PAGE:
This morning’s Daily Telegraph reports that Liz Truss, the Treasury minister, has warned that the Conservatives need to protect companies such as Uber and AirBnB from Labour’s assault on the so-called ‘gig economy’.

Accompanying this was an op-ed – mysteriously absent from their site, but here’s a picture – setting out the case for free markets as the best way of not only tackling major challenges such as housing but protecting individual liberty too.

It’s a good line, especially on housing, and just the sort of thing we might expect from the MP who headlined the launch of Freer. Several other Tory MPs, of the newer intakes, seem to be thinking along similar lines.

But aiming this fire at Labour feels a little premature when the liberals have so much work to do to get the Tory house in order.

Remember that during the last leadership contest, Boris Johnson was supposed to be the candidate flying the liberal flag. Yet the assault on Uber in London began whilst he was Mayor, with an absurdly lop-sided ‘public consultation’ that allowed the ride-sharing app’s critics to breeze through, clicking ‘Yes’ to leading questions, whilst dissenters had to spell out their objections on every point.

It was also this Government which had to beat an embarrassing retreat from a bid by Philip Hammond to put the National Insurance squeeze on self-employed workers, and ministers continue to send out worrying signals about flattening the so-called ’employment wedge’ between employees and freelancers by giving the latter extra rights in exchange for higher taxes.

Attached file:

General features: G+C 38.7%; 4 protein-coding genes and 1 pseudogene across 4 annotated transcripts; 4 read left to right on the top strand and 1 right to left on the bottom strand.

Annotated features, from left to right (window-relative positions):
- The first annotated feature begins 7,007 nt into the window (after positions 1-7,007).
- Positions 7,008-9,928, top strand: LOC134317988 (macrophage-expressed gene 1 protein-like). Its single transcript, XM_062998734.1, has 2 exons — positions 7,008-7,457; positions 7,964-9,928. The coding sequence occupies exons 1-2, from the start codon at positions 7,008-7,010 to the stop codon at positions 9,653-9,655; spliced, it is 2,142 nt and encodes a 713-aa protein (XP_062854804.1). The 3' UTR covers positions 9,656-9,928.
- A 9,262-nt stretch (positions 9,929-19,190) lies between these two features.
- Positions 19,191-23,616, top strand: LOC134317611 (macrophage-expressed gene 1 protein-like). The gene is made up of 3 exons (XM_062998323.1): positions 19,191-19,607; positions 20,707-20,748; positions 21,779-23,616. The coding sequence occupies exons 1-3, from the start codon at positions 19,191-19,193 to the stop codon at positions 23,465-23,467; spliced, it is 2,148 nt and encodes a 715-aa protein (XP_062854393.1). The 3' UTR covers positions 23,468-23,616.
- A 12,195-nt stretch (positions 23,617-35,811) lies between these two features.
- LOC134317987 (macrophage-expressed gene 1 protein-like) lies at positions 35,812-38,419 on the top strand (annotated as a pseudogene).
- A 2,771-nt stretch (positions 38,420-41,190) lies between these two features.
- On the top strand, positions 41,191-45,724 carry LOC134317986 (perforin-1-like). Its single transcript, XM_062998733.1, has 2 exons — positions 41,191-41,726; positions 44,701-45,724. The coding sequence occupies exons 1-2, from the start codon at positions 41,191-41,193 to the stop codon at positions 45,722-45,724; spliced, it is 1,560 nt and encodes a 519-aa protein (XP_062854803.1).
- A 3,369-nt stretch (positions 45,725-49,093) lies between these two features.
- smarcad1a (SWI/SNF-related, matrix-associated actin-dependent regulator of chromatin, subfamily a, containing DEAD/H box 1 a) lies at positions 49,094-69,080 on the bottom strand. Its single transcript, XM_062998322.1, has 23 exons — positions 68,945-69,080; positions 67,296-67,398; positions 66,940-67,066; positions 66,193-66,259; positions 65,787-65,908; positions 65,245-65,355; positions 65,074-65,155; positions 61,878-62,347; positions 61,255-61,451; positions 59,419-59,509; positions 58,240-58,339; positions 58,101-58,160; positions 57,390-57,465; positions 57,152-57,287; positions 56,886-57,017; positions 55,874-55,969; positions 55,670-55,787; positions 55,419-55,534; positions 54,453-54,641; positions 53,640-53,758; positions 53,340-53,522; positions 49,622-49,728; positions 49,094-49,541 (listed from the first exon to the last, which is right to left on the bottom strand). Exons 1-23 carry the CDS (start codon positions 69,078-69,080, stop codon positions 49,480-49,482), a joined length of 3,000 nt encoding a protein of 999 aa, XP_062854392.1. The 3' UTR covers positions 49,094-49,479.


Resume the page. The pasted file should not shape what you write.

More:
As I’ve explained before, for people trying to out-compete traditional employees extra entitlements do not compensate for higher taxes, they’re just another burden to bear. And all this is before we even turn to other parts of the Government’s agenda, such as its retreat into the lifestyle authoritarianism of David Cameron’s administration, let alone the Windrush fiasco.

It’s good to see somebody in the Party writing and speaking as if they’re excited about the future, and Truss deserves credit for that. But the defence of freedom is more than anything about the fighting of unpopular battles and powerful interest groups. If she and her allies want to turn Freer’s libertarianism into the basis of a new Tory programme, let alone sell it to the country, they have a lot of persuading to do.